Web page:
After a welcome season of respite, the central L.A. narrative is turning back to gangs. The New York Times ran on its front page this story by Randal Archibald about gang violence in L.A. with a focus on the Harbor Gateway drama, providing an overview of the problem in L.A. for an international audience.
Sam Quinones in the L.A. Times reports that the 204th Street gang called a truce with its black neighbors on Tuesday. The county is joining the fight, with a focus on the Valley. But last night, In the Hat posed some crucial questions about the Harbor Gateway truce.
In L.A., racial hate always makes a sexy story. Sometimes, as seen in Highland Park, the line is legit, sometimes, as I wrote once, it is not. I asked Luis J. Rodriguez, a man who knows quite a bit about gangs and communities, about this subject when we spoke on Sunday, and here's some of what he had to say, addressing the conclusions of an L.A. Times op-ed by Tanya Hernandez that I found to be dangerously generalizing and selectively stereotyping (She basically says Mexicans are naturally racist, which is extremely offensive to L.A.'s actual culture, character, and intelligence). Rodriguez said:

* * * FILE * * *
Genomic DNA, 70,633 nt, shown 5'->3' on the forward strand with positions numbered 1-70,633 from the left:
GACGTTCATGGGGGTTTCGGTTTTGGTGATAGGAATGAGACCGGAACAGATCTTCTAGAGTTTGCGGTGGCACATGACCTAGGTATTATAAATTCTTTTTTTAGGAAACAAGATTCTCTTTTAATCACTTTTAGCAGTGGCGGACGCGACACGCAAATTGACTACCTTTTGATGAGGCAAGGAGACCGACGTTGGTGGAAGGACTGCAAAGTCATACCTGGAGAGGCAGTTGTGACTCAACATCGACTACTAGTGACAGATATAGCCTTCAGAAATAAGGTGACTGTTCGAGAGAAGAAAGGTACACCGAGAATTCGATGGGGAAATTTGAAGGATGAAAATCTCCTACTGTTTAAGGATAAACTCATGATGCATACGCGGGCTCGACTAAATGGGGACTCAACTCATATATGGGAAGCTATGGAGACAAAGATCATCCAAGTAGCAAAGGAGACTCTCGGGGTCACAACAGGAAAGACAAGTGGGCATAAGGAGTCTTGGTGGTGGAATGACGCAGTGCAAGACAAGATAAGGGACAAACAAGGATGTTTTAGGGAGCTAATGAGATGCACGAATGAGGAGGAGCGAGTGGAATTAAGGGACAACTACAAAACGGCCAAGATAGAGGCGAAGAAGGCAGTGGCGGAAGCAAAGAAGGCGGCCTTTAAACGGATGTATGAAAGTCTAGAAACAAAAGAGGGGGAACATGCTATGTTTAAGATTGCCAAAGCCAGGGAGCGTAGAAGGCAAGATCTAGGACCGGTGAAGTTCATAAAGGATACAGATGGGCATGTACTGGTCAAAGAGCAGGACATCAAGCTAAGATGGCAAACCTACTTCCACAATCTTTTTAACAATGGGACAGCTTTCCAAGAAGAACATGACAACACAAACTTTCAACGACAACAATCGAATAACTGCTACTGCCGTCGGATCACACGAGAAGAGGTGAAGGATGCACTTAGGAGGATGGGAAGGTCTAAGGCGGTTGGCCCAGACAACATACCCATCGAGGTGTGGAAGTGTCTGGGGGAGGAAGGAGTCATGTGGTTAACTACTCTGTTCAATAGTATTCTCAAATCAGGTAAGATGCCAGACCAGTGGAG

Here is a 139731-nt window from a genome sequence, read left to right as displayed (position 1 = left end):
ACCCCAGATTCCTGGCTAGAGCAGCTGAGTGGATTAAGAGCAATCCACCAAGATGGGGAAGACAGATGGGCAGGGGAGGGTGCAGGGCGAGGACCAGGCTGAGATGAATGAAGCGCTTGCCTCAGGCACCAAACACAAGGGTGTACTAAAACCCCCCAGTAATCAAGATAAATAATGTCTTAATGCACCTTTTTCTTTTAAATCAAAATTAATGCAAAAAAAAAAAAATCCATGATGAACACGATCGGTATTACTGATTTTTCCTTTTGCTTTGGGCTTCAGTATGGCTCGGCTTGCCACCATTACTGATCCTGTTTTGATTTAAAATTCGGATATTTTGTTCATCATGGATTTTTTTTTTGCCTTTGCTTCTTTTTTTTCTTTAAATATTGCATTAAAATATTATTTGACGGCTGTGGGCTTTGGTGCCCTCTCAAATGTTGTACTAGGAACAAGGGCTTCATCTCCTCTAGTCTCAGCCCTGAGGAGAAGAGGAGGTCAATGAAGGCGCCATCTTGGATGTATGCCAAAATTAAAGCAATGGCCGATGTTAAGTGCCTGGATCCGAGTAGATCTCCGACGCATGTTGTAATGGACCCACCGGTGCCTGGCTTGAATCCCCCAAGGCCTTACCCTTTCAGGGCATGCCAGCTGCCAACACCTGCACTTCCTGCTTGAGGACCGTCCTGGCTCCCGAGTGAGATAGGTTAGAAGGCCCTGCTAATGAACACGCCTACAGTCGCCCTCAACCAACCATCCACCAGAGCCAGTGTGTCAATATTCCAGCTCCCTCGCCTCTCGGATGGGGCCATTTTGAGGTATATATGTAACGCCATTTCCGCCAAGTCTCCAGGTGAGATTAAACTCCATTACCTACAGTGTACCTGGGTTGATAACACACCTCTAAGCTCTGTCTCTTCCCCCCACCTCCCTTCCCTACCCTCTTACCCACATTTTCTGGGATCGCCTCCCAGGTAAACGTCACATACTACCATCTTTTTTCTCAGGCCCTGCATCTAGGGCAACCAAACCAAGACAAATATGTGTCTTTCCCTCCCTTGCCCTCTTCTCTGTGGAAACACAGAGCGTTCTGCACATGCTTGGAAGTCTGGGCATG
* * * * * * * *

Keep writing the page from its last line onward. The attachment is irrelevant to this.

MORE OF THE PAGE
"Yeah, Mexicans are prejudice, so are blacks, so are whites. You do a survey of anybody, you’re going to find prejudice. That’s not where the problem lies. The problem is when you have poor people, and resources are minimal, people start dividing up in all kinds of ways. And one of them is racial. [...] I find the divisions to be very superficial, but they're very powerful.
"It's not an issue of more suppression, more police, they need more resources. It has to be seen as a health issue, not just their physical health, but their spiritual, intellectual, emotional health. I think we need to have meaningful jobs for people. Gangs exist when there’s a vaccum of those things. You don’t start by arresting gangs and going to war with them. It's like gang warfare against gangs. It doesn’t make any sense. You do it by bringing real resources, life-awakening centers, real leadership, consciousness and education. I know it can be done because I've seen it done."
* Photo by Monica Almeida of The New York Times. Previously, "United by hoods, issues, and bullets."